These enlargements and reductions in the scale and shift of the starting point require a coordinate transformation supplementing unit for further transforming the data of the coordinate transforming unit. In the manipulator system incorporating a master arm and a slave arm both of which have six degrees of motion, when the rotational center of one axis of motion coincides with that of another axis of motion, control of the system becomes impossible. Such a problem involving the singular point may be solved by improving the structure of the master arm and by improving the control system of the slave arm.

The present invention is intended to solve the problems involving the ease with which the system can be operated from the viewpoint of the overall master slave manipulator system.

SUMMARY OF THE INVENTION

In view of the aforementioned problems of the prior art, an object of the present invention is to provide a master slave manipulator system which is improved in both the structure and the control system of the overall system to achieve improved operationality and workability.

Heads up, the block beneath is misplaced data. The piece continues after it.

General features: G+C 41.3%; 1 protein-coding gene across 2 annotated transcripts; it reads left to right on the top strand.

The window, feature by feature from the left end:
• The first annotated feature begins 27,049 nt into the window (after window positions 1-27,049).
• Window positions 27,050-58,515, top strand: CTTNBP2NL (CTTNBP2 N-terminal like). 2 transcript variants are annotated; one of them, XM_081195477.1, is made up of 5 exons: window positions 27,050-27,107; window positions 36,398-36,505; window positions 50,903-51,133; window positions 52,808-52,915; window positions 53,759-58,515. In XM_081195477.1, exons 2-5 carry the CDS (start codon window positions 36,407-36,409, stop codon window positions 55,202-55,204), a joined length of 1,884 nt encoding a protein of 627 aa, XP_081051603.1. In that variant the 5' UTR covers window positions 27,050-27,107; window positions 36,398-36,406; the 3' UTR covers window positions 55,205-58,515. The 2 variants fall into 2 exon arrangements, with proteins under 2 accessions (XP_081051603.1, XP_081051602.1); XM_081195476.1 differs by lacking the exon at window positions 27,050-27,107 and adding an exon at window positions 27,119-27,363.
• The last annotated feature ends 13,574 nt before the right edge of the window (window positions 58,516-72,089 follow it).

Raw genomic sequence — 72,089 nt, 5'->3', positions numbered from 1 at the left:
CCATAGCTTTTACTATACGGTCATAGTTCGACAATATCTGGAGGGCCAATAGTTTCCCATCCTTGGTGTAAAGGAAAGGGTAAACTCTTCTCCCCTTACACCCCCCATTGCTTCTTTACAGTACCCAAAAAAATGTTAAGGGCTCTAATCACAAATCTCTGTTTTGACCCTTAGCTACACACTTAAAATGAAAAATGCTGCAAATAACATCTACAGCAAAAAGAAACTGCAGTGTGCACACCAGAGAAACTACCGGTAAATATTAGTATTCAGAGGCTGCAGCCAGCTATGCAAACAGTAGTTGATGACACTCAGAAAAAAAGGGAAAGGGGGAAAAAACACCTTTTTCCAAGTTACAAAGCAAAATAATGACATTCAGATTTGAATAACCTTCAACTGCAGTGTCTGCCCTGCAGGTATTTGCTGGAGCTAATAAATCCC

A further object of the present invention is to provide a master slave manipulator system including a master arm operable in a large space by small movements caused by an operator and a slave arm controlled by a computer achieving a one-to-one correspondence between motions of the master arm and those of the slave arm.

Another object of the present invention is to provide combination of a master arm which has small-sized arm structure and a comparatively large wrist having three axes disposed around a clutched hand of an operator and a slave arm which has a long reach arm structure and is so controlled as to follow movements of the master arm.

Still another obejct of the present invention is to provide a master slave manipulator system which can void the problem of uncontrollability which otherwise occurs due to the geometric coincidence of two of six or more axes of each of the master and slave arms.

To this end, the present invention provides a master slave manipulator system which includes a master arm having six or more axes of motion, and a jointed slave arm having six or more axes of motion.

The master arm is controlled by an operator and preferably has a configuration and a size which will enable the operator to move it smoothly by the small movement of an arm and which will enable the operator to operate it uniquely so that no axis of motion thereof coincides with another axis of motion in the overall operation area.